sal gentile

Comedian, writer, producer. I perform at the UCB Theatre in New York. I work at Late Night with Seth Meyers, also in New York. Formerly: Up Late with Alec Baldwin, Up w/ Chris Hayes, PBS, Current TV.

UCB Theatre bio | My work for MSNBC | My work for PBS

April 28, 2011 at 2:49pm
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Spoiler Alert!

After recently undertaking a journey to walk — not fly — across the United States in the “Grounded"  storyline and reconnect with the country and everyday Americans,  Superman appears to be taking another step that could have major  implications for his national identity: in Action Comics #900……Superman announces that he is going to give up his U.S. citizenship. Despite  very literally being an alien immigrant, Superman has long been seen as  a patriotic symbol of “truth, justice, and the American way,” from his  embrace of traditional American ideals to the iconic red and blue of his  costume. What it means to stand for the “American way” is an  increasingly complicated thing, however, both in the real world and in  superhero comics, whose storylines have increasingly seemed to mirror current events and deal with moral and political complexities rather than simple black and white morality.

I think it’s interesting that comics are trying to be morally and politically relevant again. Maybe this particular case is just a gimmick. Certainly a lot of people felt that way when Steve Rogers was assassinated (I think I felt that way too). There’s something awkward and transparently superficial about confronting contemporary political issues head-on through superheroes making broad-strokes statements about “American values.” The best moral and political commentary in comics has always been much subtler (Watchmen being the most notable). There are exceptions, of course: Captain America was an overtly political statement, an expression of the creators’ belief that war with Nazi Germany was inevitable (Captain America punched Adolf Hitler in the face a full year before the U.S. entered World War II).
When I consider the ways in which comic books or other superhero/science fiction media can be morally and politically relevant, I think of Star Trek. The original series and, especially, The Next Generation dealt with relevant moral and political issues in an engaging way without ham-fistedly diving into contemporary politics. After all, fiction is escape, and it’s somewhat jarring to turn from the newspaper to the latest issue of “Civil War” or “Enterprise” or whatever and see more fulminating about the war in Afghanistan.
Star Trek confronted issues like race (ToS’s “Let That Be Your Last Battlefield”), human rights (“The Measure of a Man”) and, presciently, torture (The Next Generation’s awesome “Chain of Command” episodes, parts one and two). Not once did those episodes mention specific details of contemporary political debates, and they were all the more powerful for it.
[via Comics Alliance]

Spoiler Alert!

After recently undertaking a journey to walk — not fly — across the United States in the “Grounded" storyline and reconnect with the country and everyday Americans, Superman appears to be taking another step that could have major implications for his national identity: in Action Comics #900…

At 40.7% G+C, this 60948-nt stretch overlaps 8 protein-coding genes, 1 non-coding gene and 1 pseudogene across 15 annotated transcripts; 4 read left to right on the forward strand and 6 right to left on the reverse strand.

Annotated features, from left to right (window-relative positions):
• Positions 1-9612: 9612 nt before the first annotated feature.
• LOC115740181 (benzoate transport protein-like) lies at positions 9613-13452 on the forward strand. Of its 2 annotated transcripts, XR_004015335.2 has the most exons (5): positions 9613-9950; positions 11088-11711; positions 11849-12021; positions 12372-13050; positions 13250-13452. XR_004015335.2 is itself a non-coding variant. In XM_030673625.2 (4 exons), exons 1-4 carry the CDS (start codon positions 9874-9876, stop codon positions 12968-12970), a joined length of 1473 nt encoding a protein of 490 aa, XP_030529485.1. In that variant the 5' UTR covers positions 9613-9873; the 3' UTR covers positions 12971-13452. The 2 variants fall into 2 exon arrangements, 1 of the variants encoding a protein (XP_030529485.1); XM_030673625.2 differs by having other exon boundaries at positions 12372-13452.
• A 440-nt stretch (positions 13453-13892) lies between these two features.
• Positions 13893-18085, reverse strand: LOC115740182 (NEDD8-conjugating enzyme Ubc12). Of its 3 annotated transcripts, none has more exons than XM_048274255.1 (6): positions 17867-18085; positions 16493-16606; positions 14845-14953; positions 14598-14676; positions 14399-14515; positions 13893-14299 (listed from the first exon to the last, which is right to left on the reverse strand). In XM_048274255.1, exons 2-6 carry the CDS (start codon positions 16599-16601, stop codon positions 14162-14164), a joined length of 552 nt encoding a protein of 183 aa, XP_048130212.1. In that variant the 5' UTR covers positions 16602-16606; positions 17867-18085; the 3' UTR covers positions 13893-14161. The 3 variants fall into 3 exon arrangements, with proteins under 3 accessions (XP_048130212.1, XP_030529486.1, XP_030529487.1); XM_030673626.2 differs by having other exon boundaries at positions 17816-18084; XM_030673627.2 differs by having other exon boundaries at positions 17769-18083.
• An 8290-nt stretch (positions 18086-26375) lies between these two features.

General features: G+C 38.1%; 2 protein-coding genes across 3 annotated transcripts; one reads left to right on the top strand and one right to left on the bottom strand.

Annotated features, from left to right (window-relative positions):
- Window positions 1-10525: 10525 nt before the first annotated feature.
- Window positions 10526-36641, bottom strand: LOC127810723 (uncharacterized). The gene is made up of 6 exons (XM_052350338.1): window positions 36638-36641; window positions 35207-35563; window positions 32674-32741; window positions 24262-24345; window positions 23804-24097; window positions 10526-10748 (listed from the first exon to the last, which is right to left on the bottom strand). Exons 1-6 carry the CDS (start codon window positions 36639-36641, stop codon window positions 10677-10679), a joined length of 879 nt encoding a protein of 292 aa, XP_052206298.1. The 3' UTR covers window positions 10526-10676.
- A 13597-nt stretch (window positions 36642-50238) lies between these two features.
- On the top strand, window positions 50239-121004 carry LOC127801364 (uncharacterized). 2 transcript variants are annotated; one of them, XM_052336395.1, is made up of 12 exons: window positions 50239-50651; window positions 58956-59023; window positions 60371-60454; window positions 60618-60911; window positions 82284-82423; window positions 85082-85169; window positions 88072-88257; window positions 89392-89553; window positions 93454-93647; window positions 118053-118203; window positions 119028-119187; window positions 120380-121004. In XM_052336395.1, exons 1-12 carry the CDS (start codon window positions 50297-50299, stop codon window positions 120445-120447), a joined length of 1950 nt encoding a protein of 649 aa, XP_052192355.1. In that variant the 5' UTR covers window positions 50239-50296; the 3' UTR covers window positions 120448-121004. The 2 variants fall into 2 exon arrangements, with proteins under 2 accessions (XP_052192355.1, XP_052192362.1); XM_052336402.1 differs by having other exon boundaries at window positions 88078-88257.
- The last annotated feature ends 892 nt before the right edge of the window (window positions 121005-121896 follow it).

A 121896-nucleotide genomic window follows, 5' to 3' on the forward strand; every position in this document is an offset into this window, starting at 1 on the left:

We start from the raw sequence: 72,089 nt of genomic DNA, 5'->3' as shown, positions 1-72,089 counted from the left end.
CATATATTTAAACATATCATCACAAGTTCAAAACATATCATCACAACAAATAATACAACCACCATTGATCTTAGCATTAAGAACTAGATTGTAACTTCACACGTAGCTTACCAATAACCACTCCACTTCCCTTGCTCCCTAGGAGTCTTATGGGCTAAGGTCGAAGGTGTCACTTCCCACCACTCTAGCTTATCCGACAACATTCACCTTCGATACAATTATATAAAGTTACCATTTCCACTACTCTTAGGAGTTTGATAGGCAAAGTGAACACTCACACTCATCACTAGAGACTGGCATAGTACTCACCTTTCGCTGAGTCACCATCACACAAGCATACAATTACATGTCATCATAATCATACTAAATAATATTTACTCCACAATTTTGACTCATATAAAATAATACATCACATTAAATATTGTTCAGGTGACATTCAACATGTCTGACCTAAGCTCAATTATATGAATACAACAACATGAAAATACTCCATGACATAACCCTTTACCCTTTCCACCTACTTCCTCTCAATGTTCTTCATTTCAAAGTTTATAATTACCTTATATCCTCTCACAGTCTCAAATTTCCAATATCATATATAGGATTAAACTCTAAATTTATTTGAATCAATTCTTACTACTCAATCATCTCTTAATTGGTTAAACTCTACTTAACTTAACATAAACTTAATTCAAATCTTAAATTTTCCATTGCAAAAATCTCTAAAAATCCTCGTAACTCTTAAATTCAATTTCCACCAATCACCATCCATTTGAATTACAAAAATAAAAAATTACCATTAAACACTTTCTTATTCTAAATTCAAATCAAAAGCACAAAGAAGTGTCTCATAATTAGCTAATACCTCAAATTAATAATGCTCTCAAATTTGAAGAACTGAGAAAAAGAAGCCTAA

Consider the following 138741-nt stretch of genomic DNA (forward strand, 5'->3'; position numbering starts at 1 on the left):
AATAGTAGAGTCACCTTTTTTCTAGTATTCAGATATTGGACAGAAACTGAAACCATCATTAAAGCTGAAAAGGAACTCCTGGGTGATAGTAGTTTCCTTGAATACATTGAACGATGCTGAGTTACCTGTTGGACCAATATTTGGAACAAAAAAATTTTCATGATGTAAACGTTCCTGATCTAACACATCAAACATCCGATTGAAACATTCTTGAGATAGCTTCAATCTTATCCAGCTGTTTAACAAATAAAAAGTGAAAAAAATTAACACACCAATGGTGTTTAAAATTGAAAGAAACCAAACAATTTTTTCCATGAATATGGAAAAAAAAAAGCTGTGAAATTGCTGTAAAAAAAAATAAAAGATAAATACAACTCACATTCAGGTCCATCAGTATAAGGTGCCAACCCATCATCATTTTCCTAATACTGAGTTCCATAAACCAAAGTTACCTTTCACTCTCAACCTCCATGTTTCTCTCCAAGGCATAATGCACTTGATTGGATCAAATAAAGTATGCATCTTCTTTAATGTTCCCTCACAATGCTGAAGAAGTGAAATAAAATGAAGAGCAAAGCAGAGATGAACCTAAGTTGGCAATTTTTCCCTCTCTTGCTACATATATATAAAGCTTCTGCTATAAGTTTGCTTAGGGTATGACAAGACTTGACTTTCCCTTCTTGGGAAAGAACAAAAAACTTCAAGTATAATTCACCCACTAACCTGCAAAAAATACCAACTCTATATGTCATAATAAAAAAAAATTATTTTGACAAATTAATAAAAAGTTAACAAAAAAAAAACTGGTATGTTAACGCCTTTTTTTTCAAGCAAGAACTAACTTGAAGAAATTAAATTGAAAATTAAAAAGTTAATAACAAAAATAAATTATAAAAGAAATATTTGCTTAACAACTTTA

…Superman announces that he is going to give up his U.S. citizenship. Despite very literally being an alien immigrant, Superman has long been seen as a patriotic symbol of “truth, justice, and the American way,” from his embrace of traditional American ideals to the iconic red and blue of his costume. What it means to stand for the “American way” is an increasingly complicated thing, however, both in the real world and in superhero comics, whose storylines have increasingly seemed to mirror current events and deal with moral and political complexities rather than simple black and white morality.

I think it’s interesting that comics are trying to be morally and politically relevant again. Maybe this particular case is just a gimmick. Certainly a lot of people felt that way when Steve Rogers was assassinated (I think I felt that way too). There’s something awkward and transparently superficial about confronting contemporary political issues head-on through superheroes making broad-strokes statements about “American values.” The best moral and political commentary in comics has always been much subtler (Watchmen being the most notable). There are exceptions, of course: Captain America was an overtly political statement, an expression of the creators’ belief that war with Nazi Germany was inevitable (Captain America punched Adolf Hitler in the face a full year before the U.S. entered World War II).

When I consider the ways in which comic books or other superhero/science fiction media can be morally and politically relevant, I think of Star Trek. The original series and, especially, The Next Generation dealt with relevant moral and political issues in an engaging way without ham-fistedly diving into contemporary politics. After all, fiction is escape, and it’s somewhat jarring to turn from the newspaper to the latest issue of “Civil War” or “Enterprise” or whatever and see more fulminating about the war in Afghanistan.

Star Trek confronted issues like race (ToS’s “Let That Be Your Last Battlefield”), human rights (“The Measure of a Man”) and, presciently, torture (The Next Generation’s awesome “Chain of Command” episodes, parts one and two). Not once did those episodes mention specific details of contemporary political debates, and they were all the more powerful for it.

[via Comics Alliance]

Notes

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